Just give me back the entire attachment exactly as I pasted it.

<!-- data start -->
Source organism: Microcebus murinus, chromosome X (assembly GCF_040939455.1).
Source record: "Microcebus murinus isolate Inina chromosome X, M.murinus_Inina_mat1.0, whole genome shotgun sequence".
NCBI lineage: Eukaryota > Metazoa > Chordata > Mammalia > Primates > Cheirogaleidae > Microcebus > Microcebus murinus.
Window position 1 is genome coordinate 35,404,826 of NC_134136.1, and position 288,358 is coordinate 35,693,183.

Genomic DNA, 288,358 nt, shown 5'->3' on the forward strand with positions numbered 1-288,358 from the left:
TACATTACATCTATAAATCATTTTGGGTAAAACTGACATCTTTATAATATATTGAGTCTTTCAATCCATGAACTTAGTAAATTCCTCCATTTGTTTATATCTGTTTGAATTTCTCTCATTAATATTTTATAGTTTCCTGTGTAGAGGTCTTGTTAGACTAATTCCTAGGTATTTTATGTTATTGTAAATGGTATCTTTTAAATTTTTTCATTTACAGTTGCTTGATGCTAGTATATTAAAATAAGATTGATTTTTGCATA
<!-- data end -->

Source organism: Microcebus murinus, chromosome X (assembly GCF_040939455.1).
Source record: "Microcebus murinus isolate Inina chromosome X, M.murinus_Inina_mat1.0, whole genome shotgun sequence".
NCBI lineage: Eukaryota > Metazoa > Chordata > Mammalia > Primates > Cheirogaleidae > Microcebus > Microcebus murinus.
Window position 1 is genome coordinate 35,404,826 of NC_134136.1, and position 288,358 is coordinate 35,693,183.

Genomic DNA, 288,358 nt, shown 5'->3' on the forward strand with positions numbered 1-288,358 from the left:
TACATTACATCTATAAATCATTTTGGGTAAAACTGACATCTTTATAATATATTGAGTCTTTCAATCCATGAACTTAGTAAATTCCTCCATTTGTTTATATCTGTTTGAATTTCTCTCATTAATATTTTATAGTTTCCTGTGTAGAGGTCTTGTTAGACTAATTCCTAGGTATTTTATGTTATTGTAAATGGTATCTTTTAAATTTTTTCATTTACAGTTGCTTGATGCTAGTATATTAAAATAAGATTGATTTTTGCATA